populations.Secondly, GE organisms literally privatize naturethrough the patenting of DNA, and concentrate theminto the hands of a few players. The U.S. industry
for genetically modied seeds and genetic traits isextremely consolidated: In 2007, two rms sold 58percent of the corn seeds, and in 2005, two rms sold
60 percent of the soybean seeds. What’s worse, de-velopment regimes push expensive GE seeds on poorfarmers around the world instead of supporting moresustainable, low-input and local means of feedingthemselves.A vibrant commons, including options for farmersto sell their product for a fair price and a diversity of seeds and breeds to plant, is necessary for vital foodproducing communities, which are in turn vital tohealthy food systems.
Our Ocean Commons
Like our land-based commons, our ocean commonsare under threat from our food system. Two bad prac-tices that are being promoted in the U.S. that threat-en the ocean commons are open ocean aquaculture(OOA) and catch and trade schemes. Also known
as ocean sh farming, OOA is the highly pollutingmass-production of sh using oating cages or net
pens in open ocean waters. In the U.S., we export
70 percent of sh caught or farmed here. If current
seafood trends continue, with OOA, we’ll export the
sh, but keep the pollution. It’s essentially the freeuse of our ocean commons for the biggest shinginterests to pollute and prot.
Another scheme that is privatizing our ocean com-mons is catch shares, or catch and trade. At itsessence, catch and trade is a means to allow almost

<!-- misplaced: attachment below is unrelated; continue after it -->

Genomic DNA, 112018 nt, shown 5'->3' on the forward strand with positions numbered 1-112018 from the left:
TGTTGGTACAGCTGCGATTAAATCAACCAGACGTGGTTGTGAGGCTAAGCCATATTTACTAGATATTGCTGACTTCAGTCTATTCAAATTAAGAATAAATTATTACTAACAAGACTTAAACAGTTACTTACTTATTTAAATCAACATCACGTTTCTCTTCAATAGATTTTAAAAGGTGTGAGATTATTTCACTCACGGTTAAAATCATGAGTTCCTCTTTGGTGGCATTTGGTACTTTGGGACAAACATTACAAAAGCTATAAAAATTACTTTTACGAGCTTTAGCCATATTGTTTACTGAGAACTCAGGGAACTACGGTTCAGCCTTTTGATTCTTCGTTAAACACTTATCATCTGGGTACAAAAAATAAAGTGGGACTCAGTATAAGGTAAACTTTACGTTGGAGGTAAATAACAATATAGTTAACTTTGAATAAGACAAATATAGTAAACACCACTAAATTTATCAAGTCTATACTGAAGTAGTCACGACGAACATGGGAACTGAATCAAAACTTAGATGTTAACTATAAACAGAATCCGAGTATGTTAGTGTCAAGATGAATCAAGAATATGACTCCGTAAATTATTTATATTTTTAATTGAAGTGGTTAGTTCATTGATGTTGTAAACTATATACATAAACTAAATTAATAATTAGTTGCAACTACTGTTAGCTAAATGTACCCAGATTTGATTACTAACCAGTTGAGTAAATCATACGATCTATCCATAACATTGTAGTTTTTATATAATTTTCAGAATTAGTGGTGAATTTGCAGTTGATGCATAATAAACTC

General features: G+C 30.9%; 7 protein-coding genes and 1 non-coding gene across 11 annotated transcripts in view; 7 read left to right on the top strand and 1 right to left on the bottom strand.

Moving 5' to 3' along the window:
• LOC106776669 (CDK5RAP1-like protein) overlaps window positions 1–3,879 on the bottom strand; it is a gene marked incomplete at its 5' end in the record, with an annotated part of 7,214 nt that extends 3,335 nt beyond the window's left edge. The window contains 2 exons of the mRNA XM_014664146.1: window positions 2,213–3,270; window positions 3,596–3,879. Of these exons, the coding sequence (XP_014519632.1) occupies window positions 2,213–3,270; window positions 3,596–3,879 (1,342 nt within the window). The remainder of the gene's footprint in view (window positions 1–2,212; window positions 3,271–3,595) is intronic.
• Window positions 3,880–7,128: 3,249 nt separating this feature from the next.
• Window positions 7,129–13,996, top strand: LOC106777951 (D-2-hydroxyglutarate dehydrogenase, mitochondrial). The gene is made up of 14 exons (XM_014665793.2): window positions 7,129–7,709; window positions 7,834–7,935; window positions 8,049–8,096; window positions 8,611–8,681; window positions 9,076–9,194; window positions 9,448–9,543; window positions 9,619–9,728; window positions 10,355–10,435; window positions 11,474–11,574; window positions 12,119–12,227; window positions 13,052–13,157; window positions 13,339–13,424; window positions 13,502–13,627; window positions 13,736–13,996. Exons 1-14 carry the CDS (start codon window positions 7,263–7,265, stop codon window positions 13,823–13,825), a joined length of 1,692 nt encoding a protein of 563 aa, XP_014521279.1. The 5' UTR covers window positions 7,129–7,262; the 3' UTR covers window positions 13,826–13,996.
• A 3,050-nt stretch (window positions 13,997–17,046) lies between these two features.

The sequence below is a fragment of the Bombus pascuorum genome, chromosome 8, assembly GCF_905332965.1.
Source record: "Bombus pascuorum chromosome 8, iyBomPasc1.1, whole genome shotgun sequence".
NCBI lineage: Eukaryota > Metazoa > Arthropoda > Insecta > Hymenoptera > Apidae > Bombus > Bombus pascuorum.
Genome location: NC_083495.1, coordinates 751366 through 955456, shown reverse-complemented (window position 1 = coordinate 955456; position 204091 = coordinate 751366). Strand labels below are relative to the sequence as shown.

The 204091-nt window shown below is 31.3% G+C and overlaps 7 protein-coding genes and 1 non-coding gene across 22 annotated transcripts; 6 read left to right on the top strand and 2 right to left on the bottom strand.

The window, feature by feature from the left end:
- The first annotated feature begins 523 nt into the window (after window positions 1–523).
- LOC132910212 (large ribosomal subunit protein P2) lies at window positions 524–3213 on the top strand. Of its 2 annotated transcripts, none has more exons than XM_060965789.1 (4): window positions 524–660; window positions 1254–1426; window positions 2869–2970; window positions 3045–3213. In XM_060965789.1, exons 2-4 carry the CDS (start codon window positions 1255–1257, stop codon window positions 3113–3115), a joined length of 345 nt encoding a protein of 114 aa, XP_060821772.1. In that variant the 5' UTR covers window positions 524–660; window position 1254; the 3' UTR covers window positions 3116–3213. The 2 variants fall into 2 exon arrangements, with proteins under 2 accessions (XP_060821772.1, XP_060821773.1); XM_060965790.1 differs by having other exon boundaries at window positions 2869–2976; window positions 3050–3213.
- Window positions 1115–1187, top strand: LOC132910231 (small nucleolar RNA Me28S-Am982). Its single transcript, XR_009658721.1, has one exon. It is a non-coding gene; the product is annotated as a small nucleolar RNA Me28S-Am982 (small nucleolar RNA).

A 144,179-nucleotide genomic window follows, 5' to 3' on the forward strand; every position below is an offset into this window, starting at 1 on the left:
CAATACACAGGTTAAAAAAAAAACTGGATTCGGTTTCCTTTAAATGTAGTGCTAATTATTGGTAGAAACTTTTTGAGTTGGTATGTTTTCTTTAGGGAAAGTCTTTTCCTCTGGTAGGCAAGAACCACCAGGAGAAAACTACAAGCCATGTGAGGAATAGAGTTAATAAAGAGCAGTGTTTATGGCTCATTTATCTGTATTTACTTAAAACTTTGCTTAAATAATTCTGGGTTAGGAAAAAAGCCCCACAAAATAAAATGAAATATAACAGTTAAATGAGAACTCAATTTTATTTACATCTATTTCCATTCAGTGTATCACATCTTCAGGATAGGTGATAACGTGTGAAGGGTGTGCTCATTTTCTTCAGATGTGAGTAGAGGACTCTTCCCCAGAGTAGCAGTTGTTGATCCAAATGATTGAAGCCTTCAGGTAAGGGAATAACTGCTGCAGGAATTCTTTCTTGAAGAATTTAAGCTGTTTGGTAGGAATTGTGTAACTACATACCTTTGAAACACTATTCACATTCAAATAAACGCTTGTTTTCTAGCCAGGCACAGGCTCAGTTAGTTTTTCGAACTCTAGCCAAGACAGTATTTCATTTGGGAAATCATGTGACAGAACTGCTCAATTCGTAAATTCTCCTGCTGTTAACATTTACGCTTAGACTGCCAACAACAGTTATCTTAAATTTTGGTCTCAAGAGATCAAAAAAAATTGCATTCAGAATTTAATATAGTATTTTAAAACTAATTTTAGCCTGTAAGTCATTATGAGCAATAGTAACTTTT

complete control of our sheries by bigger businessinterests. It often forces smaller historic shermenout of the industry, skews sheries toward industrial
production, and decreases job opportunities andwages for crew, leading to widespread devastation in
coastal and shing communities.
The unsafe practice of drilling off of deep water alsoimperils the ocean commons and the communities
that benet from it, as the Deepwater Horizon disas
-ter in April 2010 illustrated.
How Trade Deals Can Be Bad For TheCommons and the Communities
Corporations use political inuence to lobby for
trade deals that put global commerce ahead of thecommons. Trade deals essentially open up the com-mons for global business and erode environmentaland consumer safeguards. Governments can evenlose the ability to manage their own natural resourc-es under international trade regimes like the WorldTrade Organization (WTO).Trade deals are often promoted as vehicles for jobcreation, but too often the jobs created are low-wage jobs producing low-priced goods for consumers